MLS Could End Labor Dispute with One-Year "Recession Deal"

Use your ← → (arrow) keys to browse more stories
MLS Could End Labor Dispute with One-Year
Dave Sandford/Getty Images

The fact that Major League soccer blatantly violates FIFA players regulations is crystal clear.

FIFPro, the international organization working in conjunction with the MLS players’ union, accurately asserts that MLS refuses to abide by FIFA’s regulations on the status and transfer of players.

FIFPro correctly points out that player contracts are routinely terminated by the MLS League Office during its term, almost 80 percent of players in MLS do not have guaranteed contracts.

MLS operates as a cartel in that every player’s contract must be entered into with the league instead of his club; the contract of virtually every player in the league contains multiple, unilateral one-year options that may only be exercised by the league.

Virtually any player in the league can be transferred to another club within the league without his consent even if such transfer is international; and there is no freedom of movement for any MLS player to any other MLS clubs when his contract expires.

In fact, even if a player’s contract is unilaterally terminated by a club during its term, that club continues to hold such player’s rights and he is prohibited from signing with another club in the league.

With such blatant disregard for FIFA players regulations, why has FIFA failed to act? Why is FIFA sitting on the sidelines watching MLS breach its own regulations?

Presumably, FIFA, the world’s soccer governing body, is not eager to pressure the US Soccer Federation, and in turn MLS, because it wants to do all it can to foster the growth of professional soccer in the United States and it believes that this will be achieved by siding with the league’s management group.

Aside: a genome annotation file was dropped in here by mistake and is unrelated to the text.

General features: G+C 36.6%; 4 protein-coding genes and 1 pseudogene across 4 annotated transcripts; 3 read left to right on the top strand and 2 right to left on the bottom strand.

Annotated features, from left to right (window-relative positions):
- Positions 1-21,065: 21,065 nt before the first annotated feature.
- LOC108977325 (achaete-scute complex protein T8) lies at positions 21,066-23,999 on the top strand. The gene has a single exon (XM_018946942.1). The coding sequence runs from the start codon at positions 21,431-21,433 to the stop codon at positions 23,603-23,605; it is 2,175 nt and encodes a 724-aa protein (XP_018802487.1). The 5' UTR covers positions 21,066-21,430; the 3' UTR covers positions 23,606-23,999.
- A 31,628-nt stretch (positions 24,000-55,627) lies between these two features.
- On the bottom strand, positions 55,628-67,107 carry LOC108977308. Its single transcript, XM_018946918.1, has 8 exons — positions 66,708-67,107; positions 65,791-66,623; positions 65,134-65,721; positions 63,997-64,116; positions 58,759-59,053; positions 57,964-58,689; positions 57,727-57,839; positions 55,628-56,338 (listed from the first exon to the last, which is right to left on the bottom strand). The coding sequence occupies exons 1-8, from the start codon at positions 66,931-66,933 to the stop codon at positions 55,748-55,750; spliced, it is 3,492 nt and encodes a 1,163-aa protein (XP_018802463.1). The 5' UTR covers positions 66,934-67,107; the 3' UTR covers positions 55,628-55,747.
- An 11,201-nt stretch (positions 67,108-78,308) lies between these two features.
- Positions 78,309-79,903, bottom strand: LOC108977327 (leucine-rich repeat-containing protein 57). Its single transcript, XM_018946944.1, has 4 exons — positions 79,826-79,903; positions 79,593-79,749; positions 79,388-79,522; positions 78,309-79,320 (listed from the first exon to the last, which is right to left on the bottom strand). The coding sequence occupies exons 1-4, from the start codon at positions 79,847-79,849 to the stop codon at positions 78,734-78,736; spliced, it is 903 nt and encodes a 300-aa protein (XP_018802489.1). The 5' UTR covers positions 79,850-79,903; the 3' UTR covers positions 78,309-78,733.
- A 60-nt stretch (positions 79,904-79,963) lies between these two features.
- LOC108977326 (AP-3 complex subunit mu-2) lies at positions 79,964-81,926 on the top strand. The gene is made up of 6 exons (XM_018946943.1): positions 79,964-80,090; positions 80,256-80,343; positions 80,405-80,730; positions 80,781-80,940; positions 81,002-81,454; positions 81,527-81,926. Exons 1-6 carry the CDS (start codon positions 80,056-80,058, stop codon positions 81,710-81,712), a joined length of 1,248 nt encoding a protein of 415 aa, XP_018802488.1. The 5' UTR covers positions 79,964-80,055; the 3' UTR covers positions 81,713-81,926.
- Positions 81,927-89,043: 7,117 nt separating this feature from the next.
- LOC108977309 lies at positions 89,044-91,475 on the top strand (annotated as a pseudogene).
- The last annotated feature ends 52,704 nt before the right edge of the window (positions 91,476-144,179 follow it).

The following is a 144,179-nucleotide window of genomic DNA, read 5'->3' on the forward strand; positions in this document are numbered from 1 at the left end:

Is that the right assumption? 

If one abides by the "slow-growth" concept espoused by the League which envisions a truly long-term plan (literally 100 years or more) whereby, among other things, each club will eventually own its home stadium, the answer is yes. In order to move forward on that plan the League needs to keep expenses down, invest on player development, organically grow its fan base and build stadiums.

Player salaries are the biggest expense and that is where the single-entity concept comes into play. The single-entity structure has been very successful in keeping players' salaries low.

But how long can the MLS management go on violating FIFA players regulations in order to achieve its "slow-growth" plan? 

It depends on the players.

It depends on MLS fans, MLS sponsors, and other stakeholders.

So far, MLS players are fighting tough. They are giving it all they got. 

MLS fans, by and large, remain quiet and apparently willing to endure the mediocre soccer MLS offers and will continue to offer until it achieves its long-term goals.

MLS sponsors have probably not fully recognize what is going on and continue to support the league.

Putting all of these legitimate concerns aside for a moment, given the global economic recession, MLS management could credibly assert that now is not the best time to make these significant changes.

That is why a short-term one or two-year "Recession Deal" would make sense. Let the players accept the few concessions MLS management is currently offering and resume talks next year. That agreement would probably be the best temporary solution for the good of the game in this country.

But, on the broader picture, it is clear that MLS needs to revisit its "slow-growth" strategy.  MLS players are rebelling, MLS fans could get turned off, and MLS sponsors may also start to grumble. 

Perhaps the single-entity scheme has run its course. Single-entity played an important and positive role helping the League to be on solid footing 14 years into its existence. It has been a good structure that served the League well. But now is the time to revisit it and to make some significant changes, or to scrap it altogether. 

Freedom and innovation are two key values that make the U.S. the great country that it is.

Now is the time to add some freedom and innovation to the MLS structure. I trust that Mark Abbott and the other MLS leaders can plainly see that, and that they will do the right thing. 

Ultimately, they should do it because MLS fans deserve it. They are the clients that they serve. Take care of the clients. Bring in more world class players, keep more American stars in MLS. In other words, spend more to improve the product on the field now.

MLS fans should not have to wait 100 years to enjoy a high-quality MLS soccer product.

Load More Stories

Follow B/R on Facebook

Team StreamTM

Out of Bounds